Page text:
If left unregulated diabetes affects other functions of the body where it can cause slow healing in wounds, kidney damage, hearing impairment, eye damage and sleep apnea (Ballian et al., 2007). Type 2 diabetes increases the chances of developing other conditions like Alzheimer’s disease. As the blood glucose levels fail to regulate for a long period of time, the risk of these diseases develop and thus patients with diabetes are required to get regular checkups on their blood sugar level (Muraro et al., (2016).
Living a healthy lifestyle can prevent type 2 diabetes. Most patients who are diagnosed with type 2 diabetes are always advised to develop a healthy active lifestyle. Eating healthy whole foods, eating foods that reduce the risk of excess sugar in the blood is a good way of preventing and regulating diabetes (Bertuloso et al., 2015). Fruits whole grains and vegetables enable the body to balance the blood sugar levels and thus preventing diabetes. Sitting still for long periods of time is also another cause of diabetes, for most people, it is a necessary activity as they are confined in office buildings for most of their time. Taking small walks every now and then can help reduce the risk of diabetes by causing regular blood movement through the body (Muraro et al., (2016).
Losing weight and maintaining a proper weight range can also reduce the risk of diabetes, being overweight causes the body to endure excess pressure and stress when digesting the blood sugar. Sue to the excess fat content in the blood vessels, the glucose level accumulate and therefore causes diabetes. Reducing weight by good eating habits and exercising helps the body to burn the excess fats and allow the sugar to be regulated effectively (Bertuloso et al., 2015).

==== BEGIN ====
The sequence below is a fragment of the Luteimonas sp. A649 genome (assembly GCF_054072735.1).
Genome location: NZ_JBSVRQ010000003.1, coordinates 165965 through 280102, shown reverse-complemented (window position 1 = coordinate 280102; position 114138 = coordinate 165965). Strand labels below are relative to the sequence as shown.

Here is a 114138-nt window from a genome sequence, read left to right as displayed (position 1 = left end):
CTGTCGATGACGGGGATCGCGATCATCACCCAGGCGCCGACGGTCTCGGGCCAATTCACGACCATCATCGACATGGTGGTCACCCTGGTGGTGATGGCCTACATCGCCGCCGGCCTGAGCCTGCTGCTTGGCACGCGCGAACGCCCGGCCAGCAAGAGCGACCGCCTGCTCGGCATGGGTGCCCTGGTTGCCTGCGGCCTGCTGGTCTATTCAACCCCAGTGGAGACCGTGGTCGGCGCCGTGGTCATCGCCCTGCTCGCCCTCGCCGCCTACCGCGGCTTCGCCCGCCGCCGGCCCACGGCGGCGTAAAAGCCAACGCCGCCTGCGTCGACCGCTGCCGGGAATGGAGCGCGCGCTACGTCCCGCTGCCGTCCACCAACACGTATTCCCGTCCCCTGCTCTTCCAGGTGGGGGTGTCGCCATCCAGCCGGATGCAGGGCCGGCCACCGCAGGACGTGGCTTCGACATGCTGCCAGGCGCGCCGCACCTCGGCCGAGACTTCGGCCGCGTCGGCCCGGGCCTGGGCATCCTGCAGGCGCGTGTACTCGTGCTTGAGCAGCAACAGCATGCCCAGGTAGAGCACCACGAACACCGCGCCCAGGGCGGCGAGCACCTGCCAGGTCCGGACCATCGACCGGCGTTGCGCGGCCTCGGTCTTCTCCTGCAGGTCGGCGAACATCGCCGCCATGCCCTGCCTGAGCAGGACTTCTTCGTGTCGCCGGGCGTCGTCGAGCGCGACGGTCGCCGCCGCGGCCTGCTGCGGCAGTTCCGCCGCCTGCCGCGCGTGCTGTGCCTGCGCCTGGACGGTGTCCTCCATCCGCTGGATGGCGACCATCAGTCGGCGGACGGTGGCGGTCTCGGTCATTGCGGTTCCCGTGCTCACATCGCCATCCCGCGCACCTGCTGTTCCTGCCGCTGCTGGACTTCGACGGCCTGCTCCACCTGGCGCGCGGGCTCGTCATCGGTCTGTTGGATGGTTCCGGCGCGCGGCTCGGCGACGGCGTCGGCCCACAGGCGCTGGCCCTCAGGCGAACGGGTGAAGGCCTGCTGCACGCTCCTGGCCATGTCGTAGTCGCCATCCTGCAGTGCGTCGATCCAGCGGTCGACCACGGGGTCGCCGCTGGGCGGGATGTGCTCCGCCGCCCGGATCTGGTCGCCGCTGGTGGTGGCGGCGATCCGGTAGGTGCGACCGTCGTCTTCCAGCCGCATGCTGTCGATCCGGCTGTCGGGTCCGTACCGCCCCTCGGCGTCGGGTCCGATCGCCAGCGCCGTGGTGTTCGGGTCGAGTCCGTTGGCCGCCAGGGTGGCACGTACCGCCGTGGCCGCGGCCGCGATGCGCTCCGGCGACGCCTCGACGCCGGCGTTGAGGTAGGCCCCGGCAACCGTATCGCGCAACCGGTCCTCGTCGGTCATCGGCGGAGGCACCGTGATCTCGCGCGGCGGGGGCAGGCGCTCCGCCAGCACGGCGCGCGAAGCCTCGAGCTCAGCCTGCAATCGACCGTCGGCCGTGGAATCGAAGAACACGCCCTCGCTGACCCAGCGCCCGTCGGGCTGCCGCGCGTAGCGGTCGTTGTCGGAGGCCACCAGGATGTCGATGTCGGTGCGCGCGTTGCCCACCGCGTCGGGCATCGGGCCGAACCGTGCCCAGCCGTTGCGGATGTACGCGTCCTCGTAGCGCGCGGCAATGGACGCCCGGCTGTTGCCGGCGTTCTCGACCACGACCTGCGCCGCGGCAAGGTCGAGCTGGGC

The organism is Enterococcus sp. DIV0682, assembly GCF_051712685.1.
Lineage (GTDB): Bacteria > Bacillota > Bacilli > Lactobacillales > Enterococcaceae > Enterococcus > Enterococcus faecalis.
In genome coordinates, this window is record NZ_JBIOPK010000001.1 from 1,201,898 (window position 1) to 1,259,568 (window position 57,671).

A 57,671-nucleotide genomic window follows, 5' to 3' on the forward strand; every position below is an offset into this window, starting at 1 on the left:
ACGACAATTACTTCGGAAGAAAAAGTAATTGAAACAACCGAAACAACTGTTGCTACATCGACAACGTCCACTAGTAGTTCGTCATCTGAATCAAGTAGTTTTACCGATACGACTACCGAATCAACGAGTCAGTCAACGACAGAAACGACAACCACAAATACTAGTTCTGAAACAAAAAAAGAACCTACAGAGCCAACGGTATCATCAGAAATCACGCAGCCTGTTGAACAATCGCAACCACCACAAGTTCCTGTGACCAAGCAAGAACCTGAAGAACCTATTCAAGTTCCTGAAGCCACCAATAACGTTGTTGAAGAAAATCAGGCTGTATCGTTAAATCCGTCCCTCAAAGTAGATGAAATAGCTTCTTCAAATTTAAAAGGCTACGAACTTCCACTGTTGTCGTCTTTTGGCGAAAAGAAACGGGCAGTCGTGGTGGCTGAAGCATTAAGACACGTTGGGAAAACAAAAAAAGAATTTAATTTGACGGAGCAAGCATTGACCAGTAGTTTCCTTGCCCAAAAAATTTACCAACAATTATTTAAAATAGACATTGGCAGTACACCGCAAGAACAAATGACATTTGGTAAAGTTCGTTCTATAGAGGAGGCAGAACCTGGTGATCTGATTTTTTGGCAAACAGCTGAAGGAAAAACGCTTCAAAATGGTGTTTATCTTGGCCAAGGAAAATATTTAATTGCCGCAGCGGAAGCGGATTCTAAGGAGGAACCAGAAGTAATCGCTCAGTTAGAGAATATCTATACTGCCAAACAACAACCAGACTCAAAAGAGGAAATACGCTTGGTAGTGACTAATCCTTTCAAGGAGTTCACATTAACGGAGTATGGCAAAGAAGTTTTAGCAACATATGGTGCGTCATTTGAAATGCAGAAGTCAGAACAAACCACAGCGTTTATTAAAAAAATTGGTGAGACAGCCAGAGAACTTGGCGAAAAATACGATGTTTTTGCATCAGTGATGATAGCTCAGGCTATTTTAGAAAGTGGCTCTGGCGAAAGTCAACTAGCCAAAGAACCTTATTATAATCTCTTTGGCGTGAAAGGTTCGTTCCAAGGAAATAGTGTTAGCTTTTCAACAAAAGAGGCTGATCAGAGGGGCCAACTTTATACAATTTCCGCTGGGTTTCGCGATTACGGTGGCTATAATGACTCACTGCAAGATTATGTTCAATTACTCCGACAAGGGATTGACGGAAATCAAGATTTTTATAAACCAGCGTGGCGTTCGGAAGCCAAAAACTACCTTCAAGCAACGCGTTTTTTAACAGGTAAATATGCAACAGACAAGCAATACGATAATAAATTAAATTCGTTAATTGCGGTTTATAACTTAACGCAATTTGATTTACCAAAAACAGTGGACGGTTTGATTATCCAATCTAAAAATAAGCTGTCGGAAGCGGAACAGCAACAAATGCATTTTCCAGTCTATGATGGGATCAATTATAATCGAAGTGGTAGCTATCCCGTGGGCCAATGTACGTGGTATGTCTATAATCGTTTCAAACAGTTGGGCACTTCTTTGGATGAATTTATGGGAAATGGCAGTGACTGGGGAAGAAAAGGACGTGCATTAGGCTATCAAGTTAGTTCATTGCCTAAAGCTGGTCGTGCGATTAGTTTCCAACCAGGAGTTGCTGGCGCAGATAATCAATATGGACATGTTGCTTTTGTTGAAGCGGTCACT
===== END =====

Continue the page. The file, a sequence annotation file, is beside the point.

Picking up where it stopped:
Maintaining healthy endocrine system
There are no known treatment for type 2 diabetes. For this reason, prevention is then the best medicine for the disease. Maintaining a healthy endocrine system is the by consuming healthy foods such as fats that are good for the body (Muraro et al., (2016). Avoiding excessive alcohol consuming helps the body to maintain a healthy function and maintain healthy sugar levels. Excessive alcohol consumption poisons the blood by reducing the glucose levels. Drinking water regularly hydrates the blood and this way the blood sugar levels are maintain at an optimal level. Hydration reduces the risk of diabetes and other conditions that affect the blood glucose levels. (Muraro et al., (2016).
Image of the Pancreas.
Ballian, N., & Brunicardi, F. C. (2007). Islet vasculature as a regulator of endocrine pancreas
Bertuloso, B. D., Podratz, P. L., Merlo, E., de Araujo, J. F., Lima, L. C., de Miguel, E. C., … & Carneiro, M. T. (2015). Tributyltin chloride leads to adiposity and impairs metabolic functions in the rat liver and pancreas. Toxicology letters, 235(1), 45-59. function. World journal of surgery, 31(4), 705-714.
Muraro, M. J., Dharmadhikari, G., Grün, D., Groen, N., Dielen, T., Jansen, E., & van Oudenaarden, A. (2016). A single-cell transcriptome atlas of the human pancreas. Cell systems, 3(4), 385-394.
Woods, S. C., & Porte Jr, D. A. N. I. E. L. (1974). Neural control of the endocrine pancreas. Physiological reviews, 54(3), 596-619.